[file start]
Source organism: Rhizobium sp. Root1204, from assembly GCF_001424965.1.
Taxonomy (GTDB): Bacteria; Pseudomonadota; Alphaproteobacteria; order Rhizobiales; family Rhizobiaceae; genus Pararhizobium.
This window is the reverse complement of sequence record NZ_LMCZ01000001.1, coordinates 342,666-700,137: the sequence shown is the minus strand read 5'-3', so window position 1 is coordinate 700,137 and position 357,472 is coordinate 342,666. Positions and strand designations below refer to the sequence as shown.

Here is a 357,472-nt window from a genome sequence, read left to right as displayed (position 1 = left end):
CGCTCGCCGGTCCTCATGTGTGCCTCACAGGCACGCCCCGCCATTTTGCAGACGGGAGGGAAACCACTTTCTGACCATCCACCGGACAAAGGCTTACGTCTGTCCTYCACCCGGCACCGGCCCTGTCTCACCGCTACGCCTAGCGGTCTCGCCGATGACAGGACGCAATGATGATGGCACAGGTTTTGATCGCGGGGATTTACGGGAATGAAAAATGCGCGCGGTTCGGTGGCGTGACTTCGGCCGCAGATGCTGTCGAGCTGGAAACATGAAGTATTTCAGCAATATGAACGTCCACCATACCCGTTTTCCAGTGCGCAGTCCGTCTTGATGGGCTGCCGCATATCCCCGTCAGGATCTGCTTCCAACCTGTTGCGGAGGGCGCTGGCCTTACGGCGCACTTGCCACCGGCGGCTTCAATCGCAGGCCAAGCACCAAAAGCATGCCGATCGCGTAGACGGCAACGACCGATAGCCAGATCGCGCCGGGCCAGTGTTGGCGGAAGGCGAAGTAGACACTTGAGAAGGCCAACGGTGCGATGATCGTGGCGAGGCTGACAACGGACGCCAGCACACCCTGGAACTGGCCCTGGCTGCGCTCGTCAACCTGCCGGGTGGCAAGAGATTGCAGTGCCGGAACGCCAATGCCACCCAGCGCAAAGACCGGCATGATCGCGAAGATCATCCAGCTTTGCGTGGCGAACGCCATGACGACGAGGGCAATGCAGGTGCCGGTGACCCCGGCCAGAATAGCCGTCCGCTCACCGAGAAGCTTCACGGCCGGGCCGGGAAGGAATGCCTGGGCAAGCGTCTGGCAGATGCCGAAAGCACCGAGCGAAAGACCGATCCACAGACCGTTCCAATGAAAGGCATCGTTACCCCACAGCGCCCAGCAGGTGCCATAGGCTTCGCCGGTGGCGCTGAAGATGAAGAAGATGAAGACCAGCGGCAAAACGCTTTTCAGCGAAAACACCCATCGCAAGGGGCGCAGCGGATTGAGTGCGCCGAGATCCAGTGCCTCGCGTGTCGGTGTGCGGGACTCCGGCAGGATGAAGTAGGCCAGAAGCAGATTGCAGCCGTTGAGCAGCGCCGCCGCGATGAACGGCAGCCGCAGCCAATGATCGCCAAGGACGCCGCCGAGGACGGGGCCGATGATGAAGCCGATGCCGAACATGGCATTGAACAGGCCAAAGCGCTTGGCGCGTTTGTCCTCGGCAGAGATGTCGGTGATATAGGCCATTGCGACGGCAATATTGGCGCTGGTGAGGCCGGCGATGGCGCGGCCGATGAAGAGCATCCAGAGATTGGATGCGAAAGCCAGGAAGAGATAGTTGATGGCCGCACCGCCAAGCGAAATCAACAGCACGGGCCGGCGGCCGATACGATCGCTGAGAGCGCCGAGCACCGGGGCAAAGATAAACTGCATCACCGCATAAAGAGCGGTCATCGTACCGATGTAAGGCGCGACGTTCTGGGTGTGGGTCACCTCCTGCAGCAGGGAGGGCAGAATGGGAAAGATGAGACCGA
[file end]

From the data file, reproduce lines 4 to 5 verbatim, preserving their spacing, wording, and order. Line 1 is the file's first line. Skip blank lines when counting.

Here is a 357,472-nt window from a genome sequence, read left to right as displayed (position 1 = left end):
CGCTCGCCGGTCCTCATGTGTGCCTCACAGGCACGCCCCGCCATTTTGCAGACGGGAGGGAAACCACTTTCTGACCATCCACCGGACAAAGGCTTACGTCTGTCCTYCACCCGGCACCGGCCCTGTCTCACCGCTACGCCTAGCGGTCTCGCCGATGACAGGACGCAATGATGATGGCACAGGTTTTGATCGCGGGGATTTACGGGAATGAAAAATGCGCGCGGTTCGGTGGCGTGACTTCGGCCGCAGATGCTGTCGAGCTGGAAACATGAAGTATTTCAGCAATATGAACGTCCACCATACCCGTTTTCCAGTGCGCAGTCCGTCTTGATGGGCTGCCGCATATCCCCGTCAGGATCTGCTTCCAACCTGTTGCGGAGGGCGCTGGCCTTACGGCGCACTTGCCACCGGCGGCTTCAATCGCAGGCCAAGCACCAAAAGCATGCCGATCGCGTAGACGGCAACGACCGATAGCCAGATCGCGCCGGGCCAGTGTTGGCGGAAGGCGAAGTAGACACTTGAGAAGGCCAACGGTGCGATGATCGTGGCGAGGCTGACAACGGACGCCAGCACACCCTGGAACTGGCCCTGGCTGCGCTCGTCAACCTGCCGGGTGGCAAGAGATTGCAGTGCCGGAACGCCAATGCCACCCAGCGCAAAGACCGGCATGATCGCGAAGATCATCCAGCTTTGCGTGGCGAACGCCATGACGACGAGGGCAATGCAGGTGCCGGTGACCCCGGCCAGAATAGCCGTCCGCTCACCGAGAAGCTTCACGGCCGGGCCGGGAAGGAATGCCTGGGCAAGCGTCTGGCAGATGCCGAAAGCACCGAGCGAAAGACCGATCCACAGACCGTTCCAATGAAAGGCATCGTTACCCCACAGCGCCCAGCAGGTGCCATAGGCTTCGCCGGTGGCGCTGAAGATGAAGAAGATGAAGACCAGCGGCAAAACGCTTTTCAGCGAAAACACCCATCGCAAGGGGCGCAGCGGATTGAGTGCGCCGAGATCCAGTGCCTCGCGTGTCGGTGTGCGGGACTCCGGCAGGATGAAGTAGGCCAGAAGCAGATTGCAGCCGTTGAGCAGCGCCGCCGCGATGAACGGCAGCCGCAGCCAATGATCGCCAAGGACGCCGCCGAGGACGGGGCCGATGATGAAGCCGATGCCGAACATGGCATTGAACAGGCCAAAGCGCTTGGCGCGTTTGTCCTCGGCAGAGATGTCGGTGATATAGGCCATTGCGACGGCAATATTGGCGCTGGTGAGGCCGGCGATGGCGCGGCCGATGAAGAGCATCCAGAGATTGGATGCGAAAGCCAGGAAGAGATAGTTGATGGCCGCACCGCCAAGCGAAATCAACAGCACGGGCCGGCGGCCGATACGATCGCTGAGAGCGCCGAGCACCGGGGCAAAGATAAACTGCATCACCGCATAAAGAGCGGTCATCGTACCGATGTAAGGCGCGACGTTCTGGGTGTGGGTCACCTCCTGCAGCAGGGAGGGCAGAATGGGAAAGATGAGACCGA